Using CCARRAY_FOREACH fast enumeration:

Sequential Read Performance

The results: a mere 10% read access performance increase for CCArray compared to NSMutableArray when using a for loop (2nd and 3rd column from the right in the chart below). And a tiny, negligible improvement when using the CCARRAY_FOREACH keyword compared to NS(Mutable)Array’s fast enumerator for(CCNode* node in array) to iterate over the array. Both these results are in the same ballpark with the C-Array, and I was pleasantly surprised to see the CCArray and NS(Mutable)Array all perform basically the same as the C-Array when using fast enumeration, with CCArray just a tiny fraction faster – exactly the same performance as a pure C-Array.

The test did also reveal an interesting effect I hadn’t expected: the NSArray’s read access performance without fast enumeration is noticeably slower than NSMutableArray. It really shouldn’t be slower, but NSArray consistently performed around 70% slower than NSMutableArray when using a for loop. I have no explanation for this anomaly. And with fast enumeration both are exactly the same speed-wise.

The Y axis is in milliseconds:

These results indicate that you do not need to use a C-Array over NSMutableArray or CCArray when the array is fixed in size and only read from. If you’re only concerned about access speed, and you use the fast enumerator respectively CCARRAY_FOREACH, you can use CCArray, NSArray, NSMutableArray and a C-Array interchangeably. The performance difference is indeed insignificant. There’s a lot of other things you can do to improve your game’s performance before you should start considering which type of array to use. But for a fixed-size array, NSArray is definetely the worst choice.

Things change of course if you need to store primitive data types like float, int, double. In that case, the C-Array will win hands down against its competitors because it doesn’t need to wrap primitive data types in a NSNumber object. But in the other cases, when you store actual pointers, by all means use the convenience collections available to you and benefit from bounds checks and a better interface to set, retrieve and iterate over objects. In this read access test, CCArray only has an advantage if you’re using a regular for loop to iterate over the elements (see the last 3 columns in the chart above). But at most it’s just 10% faster than NSMutableArray, that’s still negligible, especially if you consider the time spent running whatever code within the loop.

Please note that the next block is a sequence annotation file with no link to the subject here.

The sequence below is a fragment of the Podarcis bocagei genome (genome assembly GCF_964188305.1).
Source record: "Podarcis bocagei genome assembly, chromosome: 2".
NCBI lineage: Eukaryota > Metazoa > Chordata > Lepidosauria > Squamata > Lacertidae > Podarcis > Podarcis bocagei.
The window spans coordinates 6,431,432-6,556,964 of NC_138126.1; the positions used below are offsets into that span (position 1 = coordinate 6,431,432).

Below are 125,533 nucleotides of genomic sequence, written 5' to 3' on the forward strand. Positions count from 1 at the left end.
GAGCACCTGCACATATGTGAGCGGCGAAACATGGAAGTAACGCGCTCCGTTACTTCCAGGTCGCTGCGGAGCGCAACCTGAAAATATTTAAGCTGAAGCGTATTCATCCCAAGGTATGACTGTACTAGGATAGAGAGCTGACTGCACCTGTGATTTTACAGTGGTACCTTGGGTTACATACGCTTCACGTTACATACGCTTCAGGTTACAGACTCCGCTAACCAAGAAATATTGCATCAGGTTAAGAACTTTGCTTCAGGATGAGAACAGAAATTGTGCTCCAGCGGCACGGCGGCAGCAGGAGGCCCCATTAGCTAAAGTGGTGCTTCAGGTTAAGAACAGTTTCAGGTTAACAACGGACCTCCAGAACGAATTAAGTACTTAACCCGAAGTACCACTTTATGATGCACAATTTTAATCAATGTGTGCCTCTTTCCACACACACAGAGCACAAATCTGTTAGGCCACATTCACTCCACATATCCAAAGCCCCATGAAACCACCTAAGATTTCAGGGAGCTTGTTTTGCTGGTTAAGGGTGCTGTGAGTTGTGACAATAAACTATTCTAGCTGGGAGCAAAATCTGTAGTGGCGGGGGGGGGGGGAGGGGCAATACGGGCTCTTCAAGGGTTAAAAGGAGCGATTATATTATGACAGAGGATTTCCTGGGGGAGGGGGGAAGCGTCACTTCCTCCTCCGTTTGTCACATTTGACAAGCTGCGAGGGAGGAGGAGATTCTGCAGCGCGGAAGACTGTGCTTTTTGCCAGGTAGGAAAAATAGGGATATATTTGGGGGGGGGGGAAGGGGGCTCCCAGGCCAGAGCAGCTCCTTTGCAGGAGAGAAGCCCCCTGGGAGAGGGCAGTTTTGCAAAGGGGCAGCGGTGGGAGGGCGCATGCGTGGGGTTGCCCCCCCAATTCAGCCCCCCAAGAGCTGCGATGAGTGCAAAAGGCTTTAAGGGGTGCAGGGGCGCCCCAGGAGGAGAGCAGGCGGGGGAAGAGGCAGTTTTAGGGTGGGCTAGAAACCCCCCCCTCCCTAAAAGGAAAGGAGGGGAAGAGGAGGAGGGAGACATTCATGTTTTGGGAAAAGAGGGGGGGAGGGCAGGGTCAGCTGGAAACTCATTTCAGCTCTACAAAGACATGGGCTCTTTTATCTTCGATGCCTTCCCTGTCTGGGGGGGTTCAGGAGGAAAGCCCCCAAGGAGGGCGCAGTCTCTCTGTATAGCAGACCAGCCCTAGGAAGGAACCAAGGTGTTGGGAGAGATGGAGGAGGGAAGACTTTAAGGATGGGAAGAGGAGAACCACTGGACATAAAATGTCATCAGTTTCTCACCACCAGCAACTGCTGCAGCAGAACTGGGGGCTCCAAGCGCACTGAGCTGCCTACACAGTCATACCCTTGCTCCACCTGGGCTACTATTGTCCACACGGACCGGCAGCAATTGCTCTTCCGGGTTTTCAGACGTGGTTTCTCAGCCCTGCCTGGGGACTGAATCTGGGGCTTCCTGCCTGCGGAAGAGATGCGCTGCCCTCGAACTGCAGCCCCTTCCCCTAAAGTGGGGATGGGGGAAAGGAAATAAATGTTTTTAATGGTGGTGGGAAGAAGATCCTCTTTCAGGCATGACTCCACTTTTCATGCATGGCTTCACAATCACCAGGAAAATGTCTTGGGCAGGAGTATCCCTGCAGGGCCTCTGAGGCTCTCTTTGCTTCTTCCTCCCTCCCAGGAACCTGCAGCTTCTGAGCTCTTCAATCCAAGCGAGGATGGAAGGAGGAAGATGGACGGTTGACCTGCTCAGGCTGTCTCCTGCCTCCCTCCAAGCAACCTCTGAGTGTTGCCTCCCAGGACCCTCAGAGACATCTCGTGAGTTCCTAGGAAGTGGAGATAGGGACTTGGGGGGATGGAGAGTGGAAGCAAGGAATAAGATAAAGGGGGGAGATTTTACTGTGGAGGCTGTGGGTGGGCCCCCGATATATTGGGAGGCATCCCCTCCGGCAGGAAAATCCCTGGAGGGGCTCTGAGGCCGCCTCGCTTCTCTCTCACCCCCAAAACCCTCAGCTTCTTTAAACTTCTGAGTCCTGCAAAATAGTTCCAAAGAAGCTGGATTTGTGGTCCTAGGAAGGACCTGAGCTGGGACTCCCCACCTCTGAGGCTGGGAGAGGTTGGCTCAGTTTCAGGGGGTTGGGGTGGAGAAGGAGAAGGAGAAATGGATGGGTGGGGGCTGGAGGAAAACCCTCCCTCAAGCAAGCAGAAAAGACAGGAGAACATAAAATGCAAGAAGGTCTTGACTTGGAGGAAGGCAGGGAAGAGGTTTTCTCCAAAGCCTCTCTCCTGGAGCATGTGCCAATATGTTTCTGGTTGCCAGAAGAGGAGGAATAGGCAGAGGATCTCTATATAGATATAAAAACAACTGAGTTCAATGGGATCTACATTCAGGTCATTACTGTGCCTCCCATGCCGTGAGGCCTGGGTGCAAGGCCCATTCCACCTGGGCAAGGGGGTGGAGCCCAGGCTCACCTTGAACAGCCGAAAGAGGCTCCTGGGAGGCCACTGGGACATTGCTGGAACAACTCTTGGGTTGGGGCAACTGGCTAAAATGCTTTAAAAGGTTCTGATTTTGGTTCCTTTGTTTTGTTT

Add, Insert & Remove Performance

I also wanted to find out how much of an improvement CCArray is over NSMutableArray for adding and removing objects. It causes the array to expand or shrink as the number of objects increase and decrease, which creates an additional and sometimes significant overhead. That’s where CCArray should shine. Here’s the test setup:

Add object to end of array:

Insert object at first position (shifting the remaining part of the array back by 1):

Remove last object:

Remove object at index 0 (first position):

The initial finding was promising, the CCArray is 40% to 50% faster than NSMutableArray for the addObject and removeObjectAtIndex:last operations (meaning: to add or remove and item at the last position in the array) on my iPhone 3G. On the iPad as native application, the difference is even more significant with CCArray being 8 times faster than NSMutableArray for the addObject operation, and 2.2 times faster for the removeAtIndex:last operation. That’s great news!

But then came the shock when I tried insertObject:AtIndex:0 and removeObjectAtIndex:0 … I thought my iPhone had locked up and crashed, but alas CCArray is just dead slow in these cases! And by dead slow I mean: broken. Over 200 times slower, even on the iPad. Unless I made a grave mistake in my test (which I don’t see), it’s very likely a bug in the CCArray implementation. Or a design flaw. In any case, something isn’t right when it takes CCArray 53 seconds to insert or remove an object at the first index when NSMutableArray only needs 0.2 seconds to perform the same operations. If you rely on the removeAtIndex and insertAtIndex methods you should refrain from using CCArray until this problem is fixed. As far as I can tell, cocos2d rarely uses these methods internally so this issue shouldn’t have a measurable impact on cocos2d’s overall performance.

Update: @manucorporat has already fixed this CCArray performance issue (within minutes!!), it should be integrated in a new cocos2d build soon. I’ll update the performance test results soon.
Update #2: Apparently the fix was not all encompassing. It was faster on the iPad but just about 8 times, but still at least 13 times slower than NSMutableArray. On my iPhone 3G the results were worse and went down to a factor of 360. It’s being worked on. Stay tuned.